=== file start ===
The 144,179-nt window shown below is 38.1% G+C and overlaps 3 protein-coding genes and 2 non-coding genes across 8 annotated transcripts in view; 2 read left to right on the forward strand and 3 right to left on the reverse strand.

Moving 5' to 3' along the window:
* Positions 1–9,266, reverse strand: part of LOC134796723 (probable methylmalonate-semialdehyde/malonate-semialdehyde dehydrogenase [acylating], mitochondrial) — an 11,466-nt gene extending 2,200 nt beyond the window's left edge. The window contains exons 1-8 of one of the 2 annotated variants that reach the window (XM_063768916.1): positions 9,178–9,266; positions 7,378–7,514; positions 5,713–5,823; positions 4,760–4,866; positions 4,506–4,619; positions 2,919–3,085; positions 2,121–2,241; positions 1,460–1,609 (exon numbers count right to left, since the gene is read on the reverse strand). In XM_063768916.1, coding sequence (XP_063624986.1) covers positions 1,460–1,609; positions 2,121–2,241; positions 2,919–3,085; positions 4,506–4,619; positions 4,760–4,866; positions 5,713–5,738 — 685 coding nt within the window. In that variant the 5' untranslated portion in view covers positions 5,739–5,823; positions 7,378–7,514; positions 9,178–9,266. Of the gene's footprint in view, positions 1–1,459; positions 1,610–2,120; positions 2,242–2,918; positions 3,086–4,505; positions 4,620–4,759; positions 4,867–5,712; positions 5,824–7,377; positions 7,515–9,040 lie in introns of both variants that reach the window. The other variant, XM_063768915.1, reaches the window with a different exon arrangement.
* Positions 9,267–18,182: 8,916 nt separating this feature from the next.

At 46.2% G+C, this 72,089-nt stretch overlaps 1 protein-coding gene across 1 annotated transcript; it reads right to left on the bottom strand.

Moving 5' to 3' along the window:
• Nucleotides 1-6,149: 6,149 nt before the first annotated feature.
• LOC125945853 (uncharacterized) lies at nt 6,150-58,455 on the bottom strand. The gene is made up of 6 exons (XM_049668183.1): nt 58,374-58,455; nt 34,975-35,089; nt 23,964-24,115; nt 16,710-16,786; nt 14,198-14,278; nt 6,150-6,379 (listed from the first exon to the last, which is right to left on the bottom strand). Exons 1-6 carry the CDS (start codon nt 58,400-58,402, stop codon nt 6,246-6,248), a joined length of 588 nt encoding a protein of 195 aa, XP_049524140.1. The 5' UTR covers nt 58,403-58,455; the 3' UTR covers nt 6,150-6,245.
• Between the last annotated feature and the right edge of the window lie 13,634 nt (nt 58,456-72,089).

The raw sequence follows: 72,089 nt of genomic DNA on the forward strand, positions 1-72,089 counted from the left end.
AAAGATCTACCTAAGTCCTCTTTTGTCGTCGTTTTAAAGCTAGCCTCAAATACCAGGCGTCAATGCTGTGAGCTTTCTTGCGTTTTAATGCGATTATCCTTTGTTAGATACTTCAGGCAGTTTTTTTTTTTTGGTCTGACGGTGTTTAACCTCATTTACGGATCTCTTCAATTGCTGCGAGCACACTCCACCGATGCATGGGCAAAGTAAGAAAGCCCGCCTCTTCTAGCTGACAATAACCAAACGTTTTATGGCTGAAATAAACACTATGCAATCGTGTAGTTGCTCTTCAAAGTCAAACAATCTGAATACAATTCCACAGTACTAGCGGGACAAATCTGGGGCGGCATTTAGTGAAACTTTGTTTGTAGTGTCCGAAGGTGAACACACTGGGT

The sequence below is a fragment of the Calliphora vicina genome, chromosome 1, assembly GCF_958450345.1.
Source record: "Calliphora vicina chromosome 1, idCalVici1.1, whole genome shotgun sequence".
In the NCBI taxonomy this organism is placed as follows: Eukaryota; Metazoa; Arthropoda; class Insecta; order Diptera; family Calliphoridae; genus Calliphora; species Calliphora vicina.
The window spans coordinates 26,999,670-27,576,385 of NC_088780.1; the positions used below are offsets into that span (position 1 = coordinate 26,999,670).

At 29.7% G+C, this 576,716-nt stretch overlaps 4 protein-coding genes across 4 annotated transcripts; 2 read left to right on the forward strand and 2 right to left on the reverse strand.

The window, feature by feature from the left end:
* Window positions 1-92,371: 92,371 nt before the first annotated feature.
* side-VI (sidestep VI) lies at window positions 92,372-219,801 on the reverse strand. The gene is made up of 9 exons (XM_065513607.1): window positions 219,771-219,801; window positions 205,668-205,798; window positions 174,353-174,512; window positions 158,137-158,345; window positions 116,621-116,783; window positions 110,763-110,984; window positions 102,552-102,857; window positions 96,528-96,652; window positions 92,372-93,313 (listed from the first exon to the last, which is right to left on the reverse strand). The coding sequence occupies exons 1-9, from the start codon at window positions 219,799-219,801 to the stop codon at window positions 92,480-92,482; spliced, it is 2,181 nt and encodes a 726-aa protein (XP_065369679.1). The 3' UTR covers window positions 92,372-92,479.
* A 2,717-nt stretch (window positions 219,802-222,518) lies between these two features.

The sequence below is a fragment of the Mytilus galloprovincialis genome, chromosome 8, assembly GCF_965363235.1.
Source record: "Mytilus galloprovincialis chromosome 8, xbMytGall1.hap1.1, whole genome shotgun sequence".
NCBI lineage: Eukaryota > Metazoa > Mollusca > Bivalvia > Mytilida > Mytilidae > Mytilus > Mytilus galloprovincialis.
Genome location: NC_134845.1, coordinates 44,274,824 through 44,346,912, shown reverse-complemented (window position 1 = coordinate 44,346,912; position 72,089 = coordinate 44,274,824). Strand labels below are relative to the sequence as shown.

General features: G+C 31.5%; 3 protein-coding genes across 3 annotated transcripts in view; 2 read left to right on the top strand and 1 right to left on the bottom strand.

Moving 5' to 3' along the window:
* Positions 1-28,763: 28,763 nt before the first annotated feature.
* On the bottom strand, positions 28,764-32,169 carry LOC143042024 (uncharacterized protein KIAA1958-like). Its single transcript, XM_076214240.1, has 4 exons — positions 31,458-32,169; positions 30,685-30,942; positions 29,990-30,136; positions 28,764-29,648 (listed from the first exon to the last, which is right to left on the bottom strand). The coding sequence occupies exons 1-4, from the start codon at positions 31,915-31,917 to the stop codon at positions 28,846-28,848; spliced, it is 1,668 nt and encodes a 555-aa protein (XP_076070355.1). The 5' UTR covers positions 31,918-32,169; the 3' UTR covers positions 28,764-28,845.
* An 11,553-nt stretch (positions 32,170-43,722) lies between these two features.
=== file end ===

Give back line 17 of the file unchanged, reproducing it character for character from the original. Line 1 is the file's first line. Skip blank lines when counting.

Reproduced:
The window, feature by feature from the left end: